the geometry of color perception
 

The previous pages have explained three very different methods for defining a color: (1) the measurement of the color stimulus as a spectral emittance or reflectance curve in colorimetry; (2) the proportional responses to the stimulus by the L, M and S cones, represented as a chromaticity diagram; and (3) the subjective description of the color sensation in terms of lightness, hue and hue purity, the three colormaking attributes. These methods focus on the physical stimulus, receptor outputs or color sensation, respectively.

This page describes how these different aspects of color perception fit together. For example, how is the physical stimulus (luminance) related to a measure of sensation (brightness)? How can we show that red is more similar to blue than to green? Does the brightness of a color change as its chroma increases?

Mapping the quantities of a physical stimulus onto color sensations is called psychophysics, and it was the earliest form of color specification. This geometrical approach was innovated by the 17th century naturalist Isaac Newton, who summarized his experiments in light and pigment mixing as a hue circle, the first geometrical model of color perception. This evolved into the painters' many color wheels and is incorporated into all modern color models.

Another important psychological model was proposed by a physiologist, Ewald Hering, who tried to deduce the physiology of color vision from subjective color experiences. For several decades his opponent process theory was seen as an unsatisfactory alternative to the trichromatic theory, but today both theories are included in models of color vision.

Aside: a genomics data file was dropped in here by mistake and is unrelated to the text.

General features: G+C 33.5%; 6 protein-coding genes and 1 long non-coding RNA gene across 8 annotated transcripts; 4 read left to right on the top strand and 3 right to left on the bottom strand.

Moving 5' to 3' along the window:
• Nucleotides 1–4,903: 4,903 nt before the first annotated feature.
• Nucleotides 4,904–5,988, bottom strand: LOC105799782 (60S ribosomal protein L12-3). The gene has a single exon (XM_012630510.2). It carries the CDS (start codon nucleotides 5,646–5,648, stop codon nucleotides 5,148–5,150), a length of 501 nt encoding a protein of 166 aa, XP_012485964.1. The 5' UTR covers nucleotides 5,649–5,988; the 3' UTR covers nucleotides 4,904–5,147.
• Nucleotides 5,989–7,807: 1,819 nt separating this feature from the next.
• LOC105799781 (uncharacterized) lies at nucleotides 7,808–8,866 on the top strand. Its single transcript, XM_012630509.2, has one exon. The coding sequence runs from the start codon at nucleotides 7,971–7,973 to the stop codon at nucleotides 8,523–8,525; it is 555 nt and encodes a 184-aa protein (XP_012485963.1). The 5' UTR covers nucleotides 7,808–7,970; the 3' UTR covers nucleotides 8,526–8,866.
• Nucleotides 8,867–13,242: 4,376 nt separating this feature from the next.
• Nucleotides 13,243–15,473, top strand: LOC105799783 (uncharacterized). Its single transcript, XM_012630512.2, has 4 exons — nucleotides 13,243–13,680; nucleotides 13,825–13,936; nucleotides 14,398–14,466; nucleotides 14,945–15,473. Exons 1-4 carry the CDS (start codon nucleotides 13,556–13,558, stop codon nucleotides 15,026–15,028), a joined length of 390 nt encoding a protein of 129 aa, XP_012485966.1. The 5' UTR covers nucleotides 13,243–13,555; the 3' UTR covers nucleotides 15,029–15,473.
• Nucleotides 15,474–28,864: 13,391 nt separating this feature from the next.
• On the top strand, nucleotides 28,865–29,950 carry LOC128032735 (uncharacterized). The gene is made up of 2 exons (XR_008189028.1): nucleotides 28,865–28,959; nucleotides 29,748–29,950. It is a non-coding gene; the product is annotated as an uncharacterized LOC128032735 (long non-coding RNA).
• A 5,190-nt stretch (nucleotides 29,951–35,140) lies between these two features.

Hering's model, like Newton's, seems to assume a mind of geometrical regularity or symmetry. Unfortunately, the functional relationships between color stimuli, color receptors and color perceptions are not that simple. Tracking the changes from cones to colors shows the many complex adjustments that are necessary to create visual experience. The geometry of colormaking attributes reveals that no single geometry can adequately unify all the different ways to measure color.

Perhaps the ultimate color description occurs in the translation of color sensations into color words. Hering's four unique hues have been frequently used in linguistic research in the hope that the usage of common color words might uncover the fundamental reference points of human color experience.

 
newton's hue circle
 
One of the most important aspects of color psychology emerges when we're asked to make judgments of color similarity.  

Color Similarity. If we think in terms of the visible spectrum, it seems obvious that yellow and green are more similar than red and green: "yellow" light is closer to "green" light in the spectrum band. Spectral closeness seems a reasonable way to judge the similarity among colors.

But ask yourself, which hue is more similar to red: green, or purple? Although purple is at the opposite end of the spectrum from red, most people would answer that purple and red are more similar.
 

which hue is more similar to red: green, or purple?

 
Why? Because of the way color information is coded by the eye. The extreme "blue violet" end of the spectrum seems also to contain some "red" light. The reflectance profiles of magenta or purple paints show that these colors stimulate both the L and S cones in higher proportions than the M cones.
 

reflectance curves for quinacridone rose (PV19), quinacridone magenta (PR122), and manganese violet (PV16)